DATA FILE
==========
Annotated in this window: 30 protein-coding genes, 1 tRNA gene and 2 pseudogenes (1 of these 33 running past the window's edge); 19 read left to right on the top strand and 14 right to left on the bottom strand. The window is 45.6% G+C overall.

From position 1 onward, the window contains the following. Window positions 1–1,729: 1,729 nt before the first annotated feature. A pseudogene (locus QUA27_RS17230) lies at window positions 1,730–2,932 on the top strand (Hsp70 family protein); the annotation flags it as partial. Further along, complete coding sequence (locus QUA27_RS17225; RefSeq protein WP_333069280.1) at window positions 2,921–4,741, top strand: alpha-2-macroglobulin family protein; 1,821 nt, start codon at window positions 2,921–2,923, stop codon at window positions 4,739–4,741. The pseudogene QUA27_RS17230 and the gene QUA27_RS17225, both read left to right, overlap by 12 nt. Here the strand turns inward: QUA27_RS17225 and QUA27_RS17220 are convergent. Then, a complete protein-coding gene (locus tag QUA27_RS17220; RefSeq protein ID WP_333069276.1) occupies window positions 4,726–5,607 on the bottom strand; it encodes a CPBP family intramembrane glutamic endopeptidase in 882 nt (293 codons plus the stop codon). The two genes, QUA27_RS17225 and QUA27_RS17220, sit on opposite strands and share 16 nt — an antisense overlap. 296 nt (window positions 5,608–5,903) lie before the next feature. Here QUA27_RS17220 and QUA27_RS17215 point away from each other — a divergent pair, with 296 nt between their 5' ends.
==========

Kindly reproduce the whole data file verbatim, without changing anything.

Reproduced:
Annotated in this window: 30 protein-coding genes, 1 tRNA gene and 2 pseudogenes (1 of these 33 running past the window's edge); 19 read left to right on the top strand and 14 right to left on the bottom strand. The window is 45.6% G+C overall.

From position 1 onward, the window contains the following. Window positions 1–1,729: 1,729 nt before the first annotated feature. A pseudogene (locus QUA27_RS17230) lies at window positions 1,730–2,932 on the top strand (Hsp70 family protein); the annotation flags it as partial. Further along, complete coding sequence (locus QUA27_RS17225; RefSeq protein WP_333069280.1) at window positions 2,921–4,741, top strand: alpha-2-macroglobulin family protein; 1,821 nt, start codon at window positions 2,921–2,923, stop codon at window positions 4,739–4,741. The pseudogene QUA27_RS17230 and the gene QUA27_RS17225, both read left to right, overlap by 12 nt. Here the strand turns inward: QUA27_RS17225 and QUA27_RS17220 are convergent. Then, a complete protein-coding gene (locus tag QUA27_RS17220; RefSeq protein ID WP_333069276.1) occupies window positions 4,726–5,607 on the bottom strand; it encodes a CPBP family intramembrane glutamic endopeptidase in 882 nt (293 codons plus the stop codon). The two genes, QUA27_RS17225 and QUA27_RS17220, sit on opposite strands and share 16 nt — an antisense overlap. 296 nt (window positions 5,608–5,903) lie before the next feature. Here QUA27_RS17220 and QUA27_RS17215 point away from each other — a divergent pair, with 296 nt between their 5' ends.